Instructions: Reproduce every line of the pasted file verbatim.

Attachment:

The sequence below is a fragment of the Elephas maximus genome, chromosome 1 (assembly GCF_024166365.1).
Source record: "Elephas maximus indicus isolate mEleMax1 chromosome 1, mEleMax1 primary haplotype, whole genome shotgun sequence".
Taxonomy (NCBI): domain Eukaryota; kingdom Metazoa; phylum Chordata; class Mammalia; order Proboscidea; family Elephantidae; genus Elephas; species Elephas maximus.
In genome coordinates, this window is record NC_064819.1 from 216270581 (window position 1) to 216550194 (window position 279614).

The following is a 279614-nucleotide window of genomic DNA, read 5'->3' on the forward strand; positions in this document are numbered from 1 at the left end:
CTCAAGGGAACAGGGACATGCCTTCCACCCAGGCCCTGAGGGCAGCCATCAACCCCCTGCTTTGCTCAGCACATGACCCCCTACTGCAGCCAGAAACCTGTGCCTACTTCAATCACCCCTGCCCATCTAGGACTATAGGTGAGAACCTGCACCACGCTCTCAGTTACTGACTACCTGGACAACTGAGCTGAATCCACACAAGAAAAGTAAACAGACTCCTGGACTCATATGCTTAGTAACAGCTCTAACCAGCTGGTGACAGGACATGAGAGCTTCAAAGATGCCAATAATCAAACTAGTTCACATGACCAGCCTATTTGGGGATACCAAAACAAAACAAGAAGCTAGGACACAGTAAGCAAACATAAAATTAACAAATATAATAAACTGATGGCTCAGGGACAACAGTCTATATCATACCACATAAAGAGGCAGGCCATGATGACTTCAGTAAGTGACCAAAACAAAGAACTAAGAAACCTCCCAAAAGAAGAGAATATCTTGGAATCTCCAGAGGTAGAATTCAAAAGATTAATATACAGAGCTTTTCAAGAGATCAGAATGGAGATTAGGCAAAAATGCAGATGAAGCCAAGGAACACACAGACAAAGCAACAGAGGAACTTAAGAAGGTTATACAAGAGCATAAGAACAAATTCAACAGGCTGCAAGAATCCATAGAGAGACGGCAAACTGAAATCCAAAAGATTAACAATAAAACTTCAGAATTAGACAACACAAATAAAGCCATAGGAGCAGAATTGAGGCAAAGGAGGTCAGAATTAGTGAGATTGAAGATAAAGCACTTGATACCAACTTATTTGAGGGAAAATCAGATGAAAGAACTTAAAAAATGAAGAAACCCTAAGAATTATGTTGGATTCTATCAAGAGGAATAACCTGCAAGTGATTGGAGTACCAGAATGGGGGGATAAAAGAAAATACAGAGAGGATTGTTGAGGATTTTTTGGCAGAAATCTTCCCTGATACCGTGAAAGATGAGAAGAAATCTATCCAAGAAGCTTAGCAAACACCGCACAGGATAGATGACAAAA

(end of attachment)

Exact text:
The sequence below is a fragment of the Elephas maximus genome, chromosome 1 (assembly GCF_024166365.1).
Source record: "Elephas maximus indicus isolate mEleMax1 chromosome 1, mEleMax1 primary haplotype, whole genome shotgun sequence".
Taxonomy (NCBI): domain Eukaryota; kingdom Metazoa; phylum Chordata; class Mammalia; order Proboscidea; family Elephantidae; genus Elephas; species Elephas maximus.
In genome coordinates, this window is record NC_064819.1 from 216270581 (window position 1) to 216550194 (window position 279614).

The following is a 279614-nucleotide window of genomic DNA, read 5'->3' on the forward strand; positions in this document are numbered from 1 at the left end:
CTCAAGGGAACAGGGACATGCCTTCCACCCAGGCCCTGAGGGCAGCCATCAACCCCCTGCTTTGCTCAGCACATGACCCCCTACTGCAGCCAGAAACCTGTGCCTACTTCAATCACCCCTGCCCATCTAGGACTATAGGTGAGAACCTGCACCACGCTCTCAGTTACTGACTACCTGGACAACTGAGCTGAATCCACACAAGAAAAGTAAACAGACTCCTGGACTCATATGCTTAGTAACAGCTCTAACCAGCTGGTGACAGGACATGAGAGCTTCAAAGATGCCAATAATCAAACTAGTTCACATGACCAGCCTATTTGGGGATACCAAAACAAAACAAGAAGCTAGGACACAGTAAGCAAACATAAAATTAACAAATATAATAAACTGATGGCTCAGGGACAACAGTCTATATCATACCACATAAAGAGGCAGGCCATGATGACTTCAGTAAGTGACCAAAACAAAGAACTAAGAAACCTCCCAAAAGAAGAGAATATCTTGGAATCTCCAGAGGTAGAATTCAAAAGATTAATATACAGAGCTTTTCAAGAGATCAGAATGGAGATTAGGCAAAAATGCAGATGAAGCCAAGGAACACACAGACAAAGCAACAGAGGAACTTAAGAAGGTTATACAAGAGCATAAGAACAAATTCAACAGGCTGCAAGAATCCATAGAGAGACGGCAAACTGAAATCCAAAAGATTAACAATAAAACTTCAGAATTAGACAACACAAATAAAGCCATAGGAGCAGAATTGAGGCAAAGGAGGTCAGAATTAGTGAGATTGAAGATAAAGCACTTGATACCAACTTATTTGAGGGAAAATCAGATGAAAGAACTTAAAAAATGAAGAAACCCTAAGAATTATGTTGGATTCTATCAAGAGGAATAACCTGCAAGTGATTGGAGTACCAGAATGGGGGGATAAAAGAAAATACAGAGAGGATTGTTGAGGATTTTTTGGCAGAAATCTTCCCTGATACCGTGAAAGATGAGAAGAAATCTATCCAAGAAGCTTAGCAAACACCGCACAGGATAGATGACAAAA